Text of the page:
Upon hearing the Beatles song Norwegian Wood, Toru Watanabe started to remember his youth and the women who featured prominently in his life.
Naoko is the girlfriend of Toru’s best friend, Kizuki, who killed himself. The two of them grow closer in the wake of his death, and Toru believes he is in love with the troubled Naoko, to the point where he offers to wait for her while she attempts to find peace of mind in a sanatorium, however long it takes.
Midori is a girl taking the same class as Toru, and the two become close friends. It is not until much later, and possibly because of his situation with the fragile Naoko that Toru realises his real feelings for Midori.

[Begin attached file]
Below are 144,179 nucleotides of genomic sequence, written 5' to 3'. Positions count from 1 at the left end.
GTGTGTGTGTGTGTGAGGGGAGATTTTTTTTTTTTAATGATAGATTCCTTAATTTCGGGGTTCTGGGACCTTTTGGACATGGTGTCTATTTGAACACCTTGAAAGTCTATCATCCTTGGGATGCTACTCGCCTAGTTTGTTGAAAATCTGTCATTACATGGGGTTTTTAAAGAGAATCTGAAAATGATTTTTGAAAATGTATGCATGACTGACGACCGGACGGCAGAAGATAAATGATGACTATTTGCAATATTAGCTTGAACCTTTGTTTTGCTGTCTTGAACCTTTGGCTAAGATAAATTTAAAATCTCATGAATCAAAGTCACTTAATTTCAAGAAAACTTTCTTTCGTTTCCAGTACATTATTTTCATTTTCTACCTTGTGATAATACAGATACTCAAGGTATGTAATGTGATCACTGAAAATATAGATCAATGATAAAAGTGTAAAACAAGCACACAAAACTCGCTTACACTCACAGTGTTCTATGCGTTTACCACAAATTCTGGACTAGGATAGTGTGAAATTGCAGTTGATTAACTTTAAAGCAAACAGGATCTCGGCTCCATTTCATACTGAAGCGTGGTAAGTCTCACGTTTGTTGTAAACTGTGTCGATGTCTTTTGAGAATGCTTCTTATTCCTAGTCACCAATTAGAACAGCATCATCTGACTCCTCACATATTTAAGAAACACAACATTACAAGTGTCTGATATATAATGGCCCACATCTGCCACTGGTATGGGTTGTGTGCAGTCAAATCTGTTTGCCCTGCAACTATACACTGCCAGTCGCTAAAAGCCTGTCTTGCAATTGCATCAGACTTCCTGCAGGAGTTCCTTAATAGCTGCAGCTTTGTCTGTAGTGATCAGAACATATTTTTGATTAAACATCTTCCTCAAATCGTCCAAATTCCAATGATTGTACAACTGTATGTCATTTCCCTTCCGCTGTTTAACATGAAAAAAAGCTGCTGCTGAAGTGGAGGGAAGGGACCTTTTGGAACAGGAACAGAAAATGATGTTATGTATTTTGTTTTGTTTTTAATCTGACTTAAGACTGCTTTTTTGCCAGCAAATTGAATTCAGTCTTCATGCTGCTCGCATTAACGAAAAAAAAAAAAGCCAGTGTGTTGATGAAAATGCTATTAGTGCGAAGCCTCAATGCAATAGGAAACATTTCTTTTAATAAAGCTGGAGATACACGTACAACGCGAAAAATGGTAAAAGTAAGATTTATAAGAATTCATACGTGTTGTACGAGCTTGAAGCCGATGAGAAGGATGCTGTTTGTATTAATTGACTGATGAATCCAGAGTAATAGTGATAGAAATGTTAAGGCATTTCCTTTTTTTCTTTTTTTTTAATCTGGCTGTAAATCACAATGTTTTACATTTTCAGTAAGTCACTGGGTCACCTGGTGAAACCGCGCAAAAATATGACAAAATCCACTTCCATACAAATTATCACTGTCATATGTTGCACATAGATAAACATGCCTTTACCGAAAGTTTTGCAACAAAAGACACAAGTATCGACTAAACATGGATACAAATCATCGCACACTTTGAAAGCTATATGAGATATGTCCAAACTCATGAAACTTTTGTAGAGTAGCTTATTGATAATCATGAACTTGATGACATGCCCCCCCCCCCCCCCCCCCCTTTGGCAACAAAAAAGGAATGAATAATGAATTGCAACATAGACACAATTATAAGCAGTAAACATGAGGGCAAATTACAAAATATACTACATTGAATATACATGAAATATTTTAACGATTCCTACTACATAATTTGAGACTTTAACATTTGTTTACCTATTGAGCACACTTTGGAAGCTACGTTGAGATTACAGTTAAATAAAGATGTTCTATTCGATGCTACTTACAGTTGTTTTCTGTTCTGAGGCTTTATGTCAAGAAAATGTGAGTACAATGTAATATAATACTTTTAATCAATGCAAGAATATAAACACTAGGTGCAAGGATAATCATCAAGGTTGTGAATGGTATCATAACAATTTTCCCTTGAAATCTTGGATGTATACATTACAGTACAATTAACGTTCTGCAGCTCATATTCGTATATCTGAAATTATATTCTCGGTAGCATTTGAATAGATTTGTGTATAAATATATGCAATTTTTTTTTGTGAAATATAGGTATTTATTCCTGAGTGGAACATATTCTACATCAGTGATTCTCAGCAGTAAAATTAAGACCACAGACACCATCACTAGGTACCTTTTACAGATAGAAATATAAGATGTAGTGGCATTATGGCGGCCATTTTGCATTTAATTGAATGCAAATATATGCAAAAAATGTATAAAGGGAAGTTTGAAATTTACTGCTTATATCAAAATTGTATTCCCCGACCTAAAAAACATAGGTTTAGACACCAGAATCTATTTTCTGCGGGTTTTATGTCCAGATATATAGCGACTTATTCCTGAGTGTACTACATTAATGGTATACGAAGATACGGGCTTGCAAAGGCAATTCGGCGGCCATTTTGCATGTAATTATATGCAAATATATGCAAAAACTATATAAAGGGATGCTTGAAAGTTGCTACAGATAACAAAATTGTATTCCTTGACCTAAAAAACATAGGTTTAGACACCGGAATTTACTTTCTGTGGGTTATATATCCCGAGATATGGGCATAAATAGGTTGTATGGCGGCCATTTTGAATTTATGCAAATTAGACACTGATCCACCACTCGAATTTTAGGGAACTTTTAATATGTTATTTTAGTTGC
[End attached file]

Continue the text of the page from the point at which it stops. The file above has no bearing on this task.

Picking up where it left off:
I read 1Q84 by the same author and really enjoyed it, so I was looking forward to reading this. At first I wasn’t sure whether it was for me – it lacked the fantasy element of 1Q84 and was far more grounded in reality (although in the translator’s note at the end this was exactly what Murakami was going for, a simple, direct tale, as a writing adventure or challenge).
I continued reading and somewhere along the line the narrative really gripped me and I couldn’t put the book down. I really liked Midori as a character, and felt a little frustrated that it took Toru so very long to realise and acknowledge his feelings for her.
The writing is beautiful, with some really good imagery, and thought-provoking ideas.
Overall, a good read, if not initially what I was anticipating.
My rating: 3/5